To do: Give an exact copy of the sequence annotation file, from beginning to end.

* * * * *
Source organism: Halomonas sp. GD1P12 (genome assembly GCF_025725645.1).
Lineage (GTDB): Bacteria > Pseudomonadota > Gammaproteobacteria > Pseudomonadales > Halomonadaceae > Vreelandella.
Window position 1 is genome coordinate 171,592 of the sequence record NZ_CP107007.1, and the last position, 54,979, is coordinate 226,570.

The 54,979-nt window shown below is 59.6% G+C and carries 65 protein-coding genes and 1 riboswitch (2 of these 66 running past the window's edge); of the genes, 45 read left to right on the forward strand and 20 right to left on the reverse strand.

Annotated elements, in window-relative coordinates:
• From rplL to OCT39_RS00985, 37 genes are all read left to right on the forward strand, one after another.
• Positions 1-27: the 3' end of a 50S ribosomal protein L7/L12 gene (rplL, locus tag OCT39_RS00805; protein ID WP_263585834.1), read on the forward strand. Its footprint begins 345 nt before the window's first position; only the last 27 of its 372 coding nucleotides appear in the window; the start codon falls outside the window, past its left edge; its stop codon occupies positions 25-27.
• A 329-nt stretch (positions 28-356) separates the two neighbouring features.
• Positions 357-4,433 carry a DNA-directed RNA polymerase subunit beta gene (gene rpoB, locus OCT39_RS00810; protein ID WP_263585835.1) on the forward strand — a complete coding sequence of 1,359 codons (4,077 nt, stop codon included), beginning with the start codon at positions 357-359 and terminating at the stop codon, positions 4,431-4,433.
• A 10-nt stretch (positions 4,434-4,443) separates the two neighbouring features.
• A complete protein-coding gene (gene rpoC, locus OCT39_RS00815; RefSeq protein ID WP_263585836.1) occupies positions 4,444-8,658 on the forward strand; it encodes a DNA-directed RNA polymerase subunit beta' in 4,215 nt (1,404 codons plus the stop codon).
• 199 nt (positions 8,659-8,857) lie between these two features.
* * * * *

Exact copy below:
Source organism: Halomonas sp. GD1P12 (genome assembly GCF_025725645.1).
Lineage (GTDB): Bacteria > Pseudomonadota > Gammaproteobacteria > Pseudomonadales > Halomonadaceae > Vreelandella.
Window position 1 is genome coordinate 171,592 of the sequence record NZ_CP107007.1, and the last position, 54,979, is coordinate 226,570.

The 54,979-nt window shown below is 59.6% G+C and carries 65 protein-coding genes and 1 riboswitch (2 of these 66 running past the window's edge); of the genes, 45 read left to right on the forward strand and 20 right to left on the reverse strand.

Annotated elements, in window-relative coordinates:
• From rplL to OCT39_RS00985, 37 genes are all read left to right on the forward strand, one after another.
• Positions 1-27: the 3' end of a 50S ribosomal protein L7/L12 gene (rplL, locus tag OCT39_RS00805; protein ID WP_263585834.1), read on the forward strand. Its footprint begins 345 nt before the window's first position; only the last 27 of its 372 coding nucleotides appear in the window; the start codon falls outside the window, past its left edge; its stop codon occupies positions 25-27.
• A 329-nt stretch (positions 28-356) separates the two neighbouring features.
• Positions 357-4,433 carry a DNA-directed RNA polymerase subunit beta gene (gene rpoB, locus OCT39_RS00810; protein ID WP_263585835.1) on the forward strand — a complete coding sequence of 1,359 codons (4,077 nt, stop codon included), beginning with the start codon at positions 357-359 and terminating at the stop codon, positions 4,431-4,433.
• A 10-nt stretch (positions 4,434-4,443) separates the two neighbouring features.
• A complete protein-coding gene (gene rpoC, locus OCT39_RS00815; RefSeq protein ID WP_263585836.1) occupies positions 4,444-8,658 on the forward strand; it encodes a DNA-directed RNA polymerase subunit beta' in 4,215 nt (1,404 codons plus the stop codon).
• 199 nt (positions 8,659-8,857) lie between these two features.